The course will be focused on the 20th century.  We begin with writers considered to be Modernists—we will focus on two very different German language modernists—Thomas Mann and Franz Kafka.  In the same time period, writers from diverse areas of the globe were experimenting in form, and analyzing a society that in crisis.  We will read writers from China, Japan, India and South America in the ways they might be considered to follow the principles of Modernism.  Another thread in the course will trace some thematic and stylistic elements of literature of North Africa and the Middle-East, followed by a series of texts from sub-Saharan Africa. 

 

The bulk of the reading will consist of substantial shorter works, from poems to short stories, shorter novels and plays.  From the canon of literature to which the students will be exposed, perceptive readers will gain an appreciation of why literature is an essential response to the global modern world.  It is hoped that the course will be an incitement to a lifetime of sustained literary engagement on a high level.

 

Texts:  The Norton Anthology of World Literature, Puchner, Martin, ed. Third Edition, Volumes F. (It is essential that students have the Third Edition.)

A course reader with supplemental texts will be required.

 

Requirements & Grading:  Attendance, participation in TA led discussions: 10%; Test one: Modernism, Mann, Kafka: 25%; Essay on second set of readings (3-4 pages): 25%; Final exam covers all material since first test: 35%.


C L 323 • N European Childrens Lit

33200 • Straubhaar, Sandra
Meets MWF 1:00PM-2:00PM BUR 337
(also listed as EUS 347, GSD 340)
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Description and readings:

This course will introduce students to twentieth- and twenty-first-century children’s literature from Norway, Sweden, Denmark, Germany, Switzerland, Austria, Belgium and the Netherlands. Authors highlighted may include Astrid Lindgren (The Red Bird, The Brothers Lionheart), Jostein Gaarder (Sophie’s World), Bjarne Reuter (The Boys from St. Petri), Otfried Preussler (Krabat), Walter Moers (Capt’n Bluebear), Cornelia Funke (Inkworld, Mirrorworld), Michael Ende (Momo, Jim Button), Jacques Vriens (Eighth Graders Don’t Cry), Annie M. G. Schmidt (Little Abel), and Klaus Schädelin (My Name is Eugen). Additional authors and works may be explored by students for papers or group projects. Emphasis will be placed on the prominent place of children’s literature in the popular culture of central and northern Europe, as well as the serious issues and themes which north Americans might otherwise consider “adult” that are often found in this genre -- death, war, poverty, social justice, and family conflict, for example – alongside whimsy, warmth and wonder.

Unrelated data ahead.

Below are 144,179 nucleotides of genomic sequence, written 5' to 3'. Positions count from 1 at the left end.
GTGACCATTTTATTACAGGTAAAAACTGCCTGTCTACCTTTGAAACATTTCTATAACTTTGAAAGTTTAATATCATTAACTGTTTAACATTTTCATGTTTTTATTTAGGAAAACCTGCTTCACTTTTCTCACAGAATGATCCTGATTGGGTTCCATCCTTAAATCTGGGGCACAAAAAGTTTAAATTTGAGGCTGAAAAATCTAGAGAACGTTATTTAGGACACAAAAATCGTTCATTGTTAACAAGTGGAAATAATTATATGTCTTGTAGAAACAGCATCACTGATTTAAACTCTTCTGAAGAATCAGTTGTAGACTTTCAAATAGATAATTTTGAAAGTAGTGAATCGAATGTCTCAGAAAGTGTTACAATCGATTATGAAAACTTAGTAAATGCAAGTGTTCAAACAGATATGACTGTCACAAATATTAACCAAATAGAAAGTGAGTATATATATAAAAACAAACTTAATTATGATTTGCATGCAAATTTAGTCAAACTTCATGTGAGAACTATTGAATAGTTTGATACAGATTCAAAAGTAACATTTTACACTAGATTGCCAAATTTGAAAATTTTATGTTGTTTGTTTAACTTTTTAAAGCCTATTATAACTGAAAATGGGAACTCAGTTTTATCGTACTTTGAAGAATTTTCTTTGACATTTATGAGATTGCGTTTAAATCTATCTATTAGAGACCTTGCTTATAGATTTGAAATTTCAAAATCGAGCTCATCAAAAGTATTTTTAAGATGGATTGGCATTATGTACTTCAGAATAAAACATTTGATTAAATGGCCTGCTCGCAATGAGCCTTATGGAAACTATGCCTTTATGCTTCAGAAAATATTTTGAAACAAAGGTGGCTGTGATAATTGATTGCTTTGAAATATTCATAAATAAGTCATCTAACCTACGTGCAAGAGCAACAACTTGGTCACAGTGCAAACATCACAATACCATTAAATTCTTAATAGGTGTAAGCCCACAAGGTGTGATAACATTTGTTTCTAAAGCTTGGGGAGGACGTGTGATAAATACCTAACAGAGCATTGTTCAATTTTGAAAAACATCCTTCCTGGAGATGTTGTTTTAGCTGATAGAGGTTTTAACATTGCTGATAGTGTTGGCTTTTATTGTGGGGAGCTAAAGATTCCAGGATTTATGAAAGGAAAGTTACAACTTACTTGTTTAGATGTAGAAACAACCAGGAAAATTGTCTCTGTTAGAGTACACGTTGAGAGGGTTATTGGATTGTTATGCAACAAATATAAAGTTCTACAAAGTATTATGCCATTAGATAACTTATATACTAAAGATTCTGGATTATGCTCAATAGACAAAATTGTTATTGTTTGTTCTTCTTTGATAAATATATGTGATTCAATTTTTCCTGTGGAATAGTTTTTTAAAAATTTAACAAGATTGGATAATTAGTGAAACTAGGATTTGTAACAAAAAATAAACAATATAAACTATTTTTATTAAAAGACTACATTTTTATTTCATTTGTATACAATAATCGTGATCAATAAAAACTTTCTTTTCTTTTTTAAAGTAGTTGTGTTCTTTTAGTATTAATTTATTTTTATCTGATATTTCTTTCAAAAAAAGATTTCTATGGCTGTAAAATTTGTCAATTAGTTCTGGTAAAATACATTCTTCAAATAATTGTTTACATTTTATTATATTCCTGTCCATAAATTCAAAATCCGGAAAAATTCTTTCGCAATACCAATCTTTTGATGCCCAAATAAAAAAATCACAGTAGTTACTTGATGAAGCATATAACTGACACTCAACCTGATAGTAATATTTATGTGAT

Grading:

Quizzes on Reading (on most days when readings are due):                                   10 %

Two six-page reaction papers or position papers, 15% each                                    30 %

In-class peer review activities on student papers:                                        10 %

Reading Journals (turned in approx. every other Wednesday)                      15 %

One three- to five-page group project w/Power Point (groups of 3-4):       15 %

One six-page research paper:                                                                        20 %


C L 323 • Nobel Prizes: Lit/Politics

33205 • Arens, Katherine
Meets TTH 11:00AM-12:30PM RLM 5.112
(also listed as EUS 347, GSD 340)
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Nobel Prizes in "literature" offer an astounding array of surprises.  In 2015, Svetlana Alexievich , a historian, was awarded the prize.  In 1999, Günter Grass, author of The Tin Drum  (1959) and other controversial social-critical novels, was awarded the Nobel Prize for Literature.  He was the 7th German, and the 11th German-language author to do so -- but he was on the public's list of probable winners fo ra prie in tehe 7s, with his best work purpotedly behind him (not true).   Such Nobel Prize surprises lik these chart a fantastic map to Europe's imagined identity as the heart of Western culture -- and to how literary reputations are made, brokered, and broken on the markets of international media politics.